For example, in the Teacher Education Ministerial Advisory Final Report (2014) there were numerous examples of how rehearsing technology integration in courses “could be used to better prepare pre-service teachers to get most benefit from their professional experience and assist in integrating theory and practice” (p.49).

A classroom full of students watching a teacher on Skype.
Connecting online – skyping makes it easy.

In English Teaching Methods 3 (ETM3), part of the Master of Teaching in Secondary Education, connecting with English experts from the field either face-to-face (f2f) or online is proving successful. Two recent connections, one with an international educator and the other with a local high school teacher are notable. The ‘expert’ sessions are not for the duration of f2f learning time, but form 30 minutes of activity within regular weekly session times.

The power of narrative in teaching English

In the first week of semester, Anne Curtis, who was visiting Australia from the United Kingdom, shared the qualities of how telling a good story to adolescents involves interactivity and imagination. Anne has a background in fine arts, digital media and school teaching, and has won several BETT awards for her unique work. She regularly conducts workshops with teachers in schools in northern England. ETM 3 pre-service teachers picked up the challenge Anne offered and enthusiastically supported her to re-tell the traditional Bengali fable, The Old Woman and the Big Red Pumpkin by moving paper puppets while repeating the rhythmic lines of the tale, which was a lot of fun for students. Anne shared various resources that can be used while completing professional experience, or later when the pre-service teachers have their own English classes in high schools.


Innovative practitioners from schools and industry

A photo of the front cover of Bianca and Lee Hewes' book, 'Are Humans Wild at Heart?'
Bianca and Lee Hewes’ book.

Recently Bianca Hewes, Head Teacher of Teaching and Learning from Manly Selective Campus headed up a fast-paced experience for ETM3 on how to tackle teaching Stage 6 English. Pre-service teachers were encouraged to follow Bianca on Twitter through the handle @Bianca80 and to use the unit hashtag #etm3uts to build their Twitter professional learning network (PLN). Bianca was skyped into UTS from her office at school. Highly regarded, Bianca is probably one of a handful of NSW teachers who deeply understands how to effectively use project-based learning (PBL) in high school education. She and her partner Lee Hewes have written a book on PBL and the Australian Curriculum. Bianca uses a plethora of innovative approaches and generously shared Google slides that were packed with unusual, curious and relevant resources that young people learning Stage 6 English would relate to. Questions flowed at the end of the session and one pre-service teacher tweeted her later wanting to know how she finds time to read herself … she “takes a book to most places, so when I am waiting for food/people I read”…ever the passionate example. Open, flexible connected learning spaces at UTS make involving experts in regular teaching sessions possible. High school English teacher, Paula Madigan from a rural high school on the north coast, Tony Britten from the Sydney Story Factory and some young poets from Melbourne will soon be joining ETM3. Looking forward to all of that!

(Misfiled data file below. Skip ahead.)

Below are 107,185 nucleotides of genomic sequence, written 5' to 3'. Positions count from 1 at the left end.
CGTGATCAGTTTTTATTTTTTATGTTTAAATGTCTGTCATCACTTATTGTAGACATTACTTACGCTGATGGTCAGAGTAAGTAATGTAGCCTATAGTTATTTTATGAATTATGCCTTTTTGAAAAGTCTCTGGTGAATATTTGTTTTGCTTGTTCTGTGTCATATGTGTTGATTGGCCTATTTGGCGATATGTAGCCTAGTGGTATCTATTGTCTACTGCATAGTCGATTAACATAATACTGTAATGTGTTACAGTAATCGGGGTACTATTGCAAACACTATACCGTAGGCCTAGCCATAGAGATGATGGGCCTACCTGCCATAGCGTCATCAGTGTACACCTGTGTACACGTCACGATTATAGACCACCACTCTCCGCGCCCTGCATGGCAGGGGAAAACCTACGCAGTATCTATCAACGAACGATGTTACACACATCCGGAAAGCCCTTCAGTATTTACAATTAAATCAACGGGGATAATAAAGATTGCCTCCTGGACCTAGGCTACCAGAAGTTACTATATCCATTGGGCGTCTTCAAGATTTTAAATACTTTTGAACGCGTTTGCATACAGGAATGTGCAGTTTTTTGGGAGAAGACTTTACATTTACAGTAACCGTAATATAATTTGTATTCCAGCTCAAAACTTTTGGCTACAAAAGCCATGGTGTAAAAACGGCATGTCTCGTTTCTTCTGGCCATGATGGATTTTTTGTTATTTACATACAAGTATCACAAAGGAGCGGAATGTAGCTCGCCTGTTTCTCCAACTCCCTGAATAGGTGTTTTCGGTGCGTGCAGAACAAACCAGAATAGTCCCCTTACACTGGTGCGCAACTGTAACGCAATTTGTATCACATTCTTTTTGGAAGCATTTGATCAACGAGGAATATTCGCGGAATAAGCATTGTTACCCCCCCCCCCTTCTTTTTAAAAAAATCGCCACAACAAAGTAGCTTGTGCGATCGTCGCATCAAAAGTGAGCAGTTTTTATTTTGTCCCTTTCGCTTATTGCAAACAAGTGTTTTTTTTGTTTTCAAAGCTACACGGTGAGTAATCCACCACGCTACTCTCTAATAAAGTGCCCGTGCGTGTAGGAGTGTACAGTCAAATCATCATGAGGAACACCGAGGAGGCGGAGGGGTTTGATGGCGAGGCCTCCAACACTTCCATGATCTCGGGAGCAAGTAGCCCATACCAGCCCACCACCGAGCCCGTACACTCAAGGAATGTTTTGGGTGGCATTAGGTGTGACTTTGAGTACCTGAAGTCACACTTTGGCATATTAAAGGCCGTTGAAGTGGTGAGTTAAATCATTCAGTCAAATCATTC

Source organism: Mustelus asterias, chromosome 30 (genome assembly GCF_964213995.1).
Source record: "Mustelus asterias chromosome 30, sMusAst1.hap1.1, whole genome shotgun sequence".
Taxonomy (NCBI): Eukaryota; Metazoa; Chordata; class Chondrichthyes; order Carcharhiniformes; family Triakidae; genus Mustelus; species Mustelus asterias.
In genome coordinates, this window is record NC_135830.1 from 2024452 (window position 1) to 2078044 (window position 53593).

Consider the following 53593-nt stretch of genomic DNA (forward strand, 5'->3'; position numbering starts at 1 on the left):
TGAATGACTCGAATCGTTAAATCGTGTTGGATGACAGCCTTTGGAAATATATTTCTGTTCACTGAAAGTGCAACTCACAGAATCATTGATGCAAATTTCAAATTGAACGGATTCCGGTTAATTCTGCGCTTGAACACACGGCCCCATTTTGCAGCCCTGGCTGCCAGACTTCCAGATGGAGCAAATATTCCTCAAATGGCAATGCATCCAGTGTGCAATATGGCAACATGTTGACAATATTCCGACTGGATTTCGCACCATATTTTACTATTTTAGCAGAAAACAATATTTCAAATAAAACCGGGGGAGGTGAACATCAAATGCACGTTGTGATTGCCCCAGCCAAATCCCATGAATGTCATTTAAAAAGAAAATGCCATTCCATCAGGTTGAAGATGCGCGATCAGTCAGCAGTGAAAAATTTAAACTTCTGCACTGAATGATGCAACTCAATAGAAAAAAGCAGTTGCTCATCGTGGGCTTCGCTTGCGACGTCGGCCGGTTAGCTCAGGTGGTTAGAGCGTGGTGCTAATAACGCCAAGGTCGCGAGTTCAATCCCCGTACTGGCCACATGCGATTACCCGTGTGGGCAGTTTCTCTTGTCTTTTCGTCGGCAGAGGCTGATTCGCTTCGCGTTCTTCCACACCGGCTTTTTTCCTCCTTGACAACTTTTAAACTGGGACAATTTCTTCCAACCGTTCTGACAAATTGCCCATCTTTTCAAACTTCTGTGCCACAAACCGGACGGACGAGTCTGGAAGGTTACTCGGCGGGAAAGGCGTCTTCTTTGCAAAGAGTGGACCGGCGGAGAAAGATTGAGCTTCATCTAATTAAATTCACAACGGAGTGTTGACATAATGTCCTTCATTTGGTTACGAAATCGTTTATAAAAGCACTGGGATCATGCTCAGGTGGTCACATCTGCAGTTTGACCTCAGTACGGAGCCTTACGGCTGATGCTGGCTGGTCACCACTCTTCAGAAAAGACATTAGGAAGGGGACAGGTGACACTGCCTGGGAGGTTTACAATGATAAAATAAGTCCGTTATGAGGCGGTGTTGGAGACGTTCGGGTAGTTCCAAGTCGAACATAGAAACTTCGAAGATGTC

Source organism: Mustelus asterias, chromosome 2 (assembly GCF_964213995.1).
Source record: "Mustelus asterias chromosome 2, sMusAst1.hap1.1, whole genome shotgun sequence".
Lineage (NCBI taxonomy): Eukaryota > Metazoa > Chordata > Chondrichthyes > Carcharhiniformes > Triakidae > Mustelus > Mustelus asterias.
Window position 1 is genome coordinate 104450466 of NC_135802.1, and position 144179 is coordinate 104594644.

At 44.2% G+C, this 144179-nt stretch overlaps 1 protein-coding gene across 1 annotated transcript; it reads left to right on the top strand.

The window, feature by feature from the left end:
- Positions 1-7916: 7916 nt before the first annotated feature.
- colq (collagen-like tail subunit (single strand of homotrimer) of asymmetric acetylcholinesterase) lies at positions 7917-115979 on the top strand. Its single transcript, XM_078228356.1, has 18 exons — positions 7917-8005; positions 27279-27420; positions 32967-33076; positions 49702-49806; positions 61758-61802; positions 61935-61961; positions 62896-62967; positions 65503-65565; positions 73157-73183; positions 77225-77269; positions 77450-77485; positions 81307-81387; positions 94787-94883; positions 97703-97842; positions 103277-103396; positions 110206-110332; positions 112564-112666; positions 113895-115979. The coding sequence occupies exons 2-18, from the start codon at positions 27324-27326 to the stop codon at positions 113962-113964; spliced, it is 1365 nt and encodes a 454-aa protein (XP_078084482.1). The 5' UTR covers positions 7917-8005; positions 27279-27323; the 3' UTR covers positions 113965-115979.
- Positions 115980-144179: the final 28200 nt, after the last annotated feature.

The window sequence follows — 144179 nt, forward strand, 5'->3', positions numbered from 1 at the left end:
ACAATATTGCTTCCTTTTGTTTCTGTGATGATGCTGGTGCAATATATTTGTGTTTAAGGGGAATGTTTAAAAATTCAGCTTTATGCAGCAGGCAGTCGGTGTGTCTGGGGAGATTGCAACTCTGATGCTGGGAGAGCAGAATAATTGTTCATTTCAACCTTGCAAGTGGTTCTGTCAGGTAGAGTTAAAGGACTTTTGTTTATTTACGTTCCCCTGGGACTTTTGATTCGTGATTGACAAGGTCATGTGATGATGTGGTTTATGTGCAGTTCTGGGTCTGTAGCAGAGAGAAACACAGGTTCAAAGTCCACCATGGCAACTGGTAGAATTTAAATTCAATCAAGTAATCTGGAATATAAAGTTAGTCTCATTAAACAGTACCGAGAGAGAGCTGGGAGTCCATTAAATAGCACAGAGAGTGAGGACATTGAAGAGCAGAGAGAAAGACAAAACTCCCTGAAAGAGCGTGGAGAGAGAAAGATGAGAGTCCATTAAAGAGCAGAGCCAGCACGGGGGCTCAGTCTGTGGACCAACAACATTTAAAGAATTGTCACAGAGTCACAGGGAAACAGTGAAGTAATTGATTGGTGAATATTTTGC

• […] In March, we said hola to Jeffery Browitt, who showed us how his students co-create course content for his subject Contemporary Latin(o) Americas. CIC’s Simon Knight gave us some handy tools for data management in teaching, Adrian Norman told us who to blame for the rise of the MOOC, and Jane Hunter shared some innovations from the world of teacher education. […]

  • This is awesome Jane. Wonderful to be able to connect our pre-service students with such innovation in the field.

    • Thank you Leonie – connecting with classroom teachers is critical for pre-service teachers and being able to do that from a learning space on campus at UTS is excellent.

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